American Revolution Being a Civil War Essay

The British were forced to divert important resources and manpower away from the colonies, giving the Continental Army a fighting chance against them in their war for independence.

What tactics defined combat in the Revolutionary War? Under normal circumstances, 18th century combat entailed that two armies march toward one another, shoulder to shoulder, and usually in ranks of about three men deep. When the opposing sides were within range, orders were given to halt, present arms, to fire, and then to reload.

After several volleys, one side gained the upper hand, and they would begin to close the distance with the enemy, bayonets lowered. This typically culminated in a full out charge at close quarters; sabers, bayonets, and rifle butts were used to sweep the enemy from the field and claim victory. Though the tactics utilized during the Revolutionary War may seem rather archaic today, the unreliability of the smoothbore muskets, usually only accurate out to about 50 yards or so, necessitated close range and proximity to the enemy.

As a result, discipline and shock were the hallmarks of this style of combat, with concentrated fire and bayonet charges deciding the outcome of a battle. How were the armies organized? The infantry regiment was the single most distinguishable unit throughout the course of the Revolutionary War.

  1. In this seismic shift of thinking, the Civil War can be seen as America's "second revolution" as it changed the scope of thought about what is essential to the sensibilities of a great democracy.
  2. By the spring, confidence and morale had improved dramatically and Washington led a superior army out of Valley Forge ready to face the British anew. Companies were comprised of 40 privates, 3 corporals, 1 ensign 2nd Lieutenant , 1 Lieutenant, and a Captain.
  3. If the colonies had representation in government and brought up the issues in the colonies then had them attended to, there probably would be no American Revolution, as Britain would still have the colonies, and the colonists would have a seat in Parliament.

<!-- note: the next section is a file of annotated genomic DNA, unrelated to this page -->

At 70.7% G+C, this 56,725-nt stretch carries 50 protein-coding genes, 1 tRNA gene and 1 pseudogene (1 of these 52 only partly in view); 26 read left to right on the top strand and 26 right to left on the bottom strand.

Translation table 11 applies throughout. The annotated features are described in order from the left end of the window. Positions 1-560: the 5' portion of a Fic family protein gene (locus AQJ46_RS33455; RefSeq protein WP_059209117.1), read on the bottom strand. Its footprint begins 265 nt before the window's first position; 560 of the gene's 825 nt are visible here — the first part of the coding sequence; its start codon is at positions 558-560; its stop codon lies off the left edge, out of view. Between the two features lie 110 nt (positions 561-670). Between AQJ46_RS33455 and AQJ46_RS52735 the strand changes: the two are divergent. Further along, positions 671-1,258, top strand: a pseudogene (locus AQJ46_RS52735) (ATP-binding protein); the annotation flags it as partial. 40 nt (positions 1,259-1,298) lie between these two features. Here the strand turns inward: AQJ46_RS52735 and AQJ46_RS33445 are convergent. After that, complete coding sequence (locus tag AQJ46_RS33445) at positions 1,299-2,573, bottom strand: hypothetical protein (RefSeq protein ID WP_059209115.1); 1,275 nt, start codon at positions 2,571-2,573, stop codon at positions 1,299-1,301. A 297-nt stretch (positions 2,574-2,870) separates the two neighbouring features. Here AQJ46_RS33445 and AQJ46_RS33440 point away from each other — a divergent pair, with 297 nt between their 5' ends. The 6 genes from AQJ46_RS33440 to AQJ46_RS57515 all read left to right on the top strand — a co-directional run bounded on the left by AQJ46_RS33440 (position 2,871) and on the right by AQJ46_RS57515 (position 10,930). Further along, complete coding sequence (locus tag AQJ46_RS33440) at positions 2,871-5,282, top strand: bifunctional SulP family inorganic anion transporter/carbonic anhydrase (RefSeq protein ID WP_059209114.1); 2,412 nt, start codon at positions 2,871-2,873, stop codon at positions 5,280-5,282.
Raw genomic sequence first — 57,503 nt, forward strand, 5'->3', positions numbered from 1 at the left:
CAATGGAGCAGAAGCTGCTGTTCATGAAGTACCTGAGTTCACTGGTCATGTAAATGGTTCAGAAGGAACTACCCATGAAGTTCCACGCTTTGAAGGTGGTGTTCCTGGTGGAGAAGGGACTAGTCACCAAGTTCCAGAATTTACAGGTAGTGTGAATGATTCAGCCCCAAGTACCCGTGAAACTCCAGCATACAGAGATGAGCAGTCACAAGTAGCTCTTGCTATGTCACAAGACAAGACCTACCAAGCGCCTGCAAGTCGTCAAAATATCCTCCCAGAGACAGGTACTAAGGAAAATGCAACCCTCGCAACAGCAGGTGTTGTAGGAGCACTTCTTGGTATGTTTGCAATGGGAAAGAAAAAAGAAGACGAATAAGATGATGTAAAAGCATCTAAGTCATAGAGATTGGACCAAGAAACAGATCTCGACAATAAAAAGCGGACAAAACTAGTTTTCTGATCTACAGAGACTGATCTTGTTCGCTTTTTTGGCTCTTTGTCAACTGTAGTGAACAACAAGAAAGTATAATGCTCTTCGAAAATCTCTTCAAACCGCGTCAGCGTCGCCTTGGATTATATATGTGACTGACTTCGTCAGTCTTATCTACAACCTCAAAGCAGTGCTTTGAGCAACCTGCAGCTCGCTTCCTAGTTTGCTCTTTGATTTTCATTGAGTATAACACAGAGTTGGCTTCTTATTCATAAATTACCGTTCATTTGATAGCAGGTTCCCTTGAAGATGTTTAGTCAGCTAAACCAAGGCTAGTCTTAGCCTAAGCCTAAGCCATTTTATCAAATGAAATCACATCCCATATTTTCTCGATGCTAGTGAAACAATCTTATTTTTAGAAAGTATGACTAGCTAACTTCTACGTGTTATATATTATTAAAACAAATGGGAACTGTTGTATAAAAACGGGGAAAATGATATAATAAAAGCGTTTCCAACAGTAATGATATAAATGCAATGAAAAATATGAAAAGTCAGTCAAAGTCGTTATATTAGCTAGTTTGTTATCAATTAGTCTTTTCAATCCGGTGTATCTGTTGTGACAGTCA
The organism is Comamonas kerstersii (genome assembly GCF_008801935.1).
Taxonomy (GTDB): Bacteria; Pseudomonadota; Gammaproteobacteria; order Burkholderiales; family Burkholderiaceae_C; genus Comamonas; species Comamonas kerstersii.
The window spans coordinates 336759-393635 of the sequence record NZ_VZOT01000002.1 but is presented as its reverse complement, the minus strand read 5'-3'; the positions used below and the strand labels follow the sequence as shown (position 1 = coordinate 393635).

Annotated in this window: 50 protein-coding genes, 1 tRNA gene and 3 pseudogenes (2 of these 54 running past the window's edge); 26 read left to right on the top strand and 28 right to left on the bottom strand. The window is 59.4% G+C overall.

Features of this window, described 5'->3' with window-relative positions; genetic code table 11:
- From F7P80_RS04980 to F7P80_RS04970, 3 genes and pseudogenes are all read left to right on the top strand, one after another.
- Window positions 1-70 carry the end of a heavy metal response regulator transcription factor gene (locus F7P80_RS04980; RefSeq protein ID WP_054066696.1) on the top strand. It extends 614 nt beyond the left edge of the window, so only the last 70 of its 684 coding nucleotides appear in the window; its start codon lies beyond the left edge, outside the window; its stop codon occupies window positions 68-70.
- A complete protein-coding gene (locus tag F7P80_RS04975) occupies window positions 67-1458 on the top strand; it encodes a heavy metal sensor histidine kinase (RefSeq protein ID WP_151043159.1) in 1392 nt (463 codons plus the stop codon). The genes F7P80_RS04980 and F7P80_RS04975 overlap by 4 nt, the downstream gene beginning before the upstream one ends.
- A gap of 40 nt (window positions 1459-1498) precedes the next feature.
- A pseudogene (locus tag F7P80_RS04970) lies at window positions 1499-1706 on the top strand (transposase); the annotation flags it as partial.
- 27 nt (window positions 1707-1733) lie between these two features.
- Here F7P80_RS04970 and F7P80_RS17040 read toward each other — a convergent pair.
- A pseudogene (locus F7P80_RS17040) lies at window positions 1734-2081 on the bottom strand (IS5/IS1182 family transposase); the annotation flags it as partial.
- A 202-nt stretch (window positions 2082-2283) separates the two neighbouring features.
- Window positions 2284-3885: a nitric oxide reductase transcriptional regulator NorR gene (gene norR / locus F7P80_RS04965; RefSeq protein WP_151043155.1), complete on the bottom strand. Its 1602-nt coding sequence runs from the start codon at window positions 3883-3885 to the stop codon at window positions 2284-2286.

4. What were the causes of the Revolution? A regiment was broken down further into 1 or 2 battalions which were then broken down into companies.

While brigades and divisions were used to group units into a larger cohesive army, regiments were far and away the primary fighting force of the Revolutionary War. During the 18th century, the British had one of the most disciplined and well-trained armies in the entire world. It was led by a Colonel, and was staffed by 40 junior officers, 72 non-commissioned officers, 24 drummers, 2 fifers, and fielded by 672 privates.

Why was the Civil War considered the second American Revolution?

Washington organized his 27,000 man army based upon British doctrine and precedents; therefore, his army was divided into 6 combat brigades consisting of about 2,400 men. Each brigade was comprised of about 5 or 6 regiments, with each regiment averaging around 470 men fit for service. A regiment was broken down further into 1 or 2 battalions which were then broken down into companies. Companies were comprised of 40 privates, 3 corporals, 1 ensign 2nd Lieutenant1 Lieutenant, and a Captain.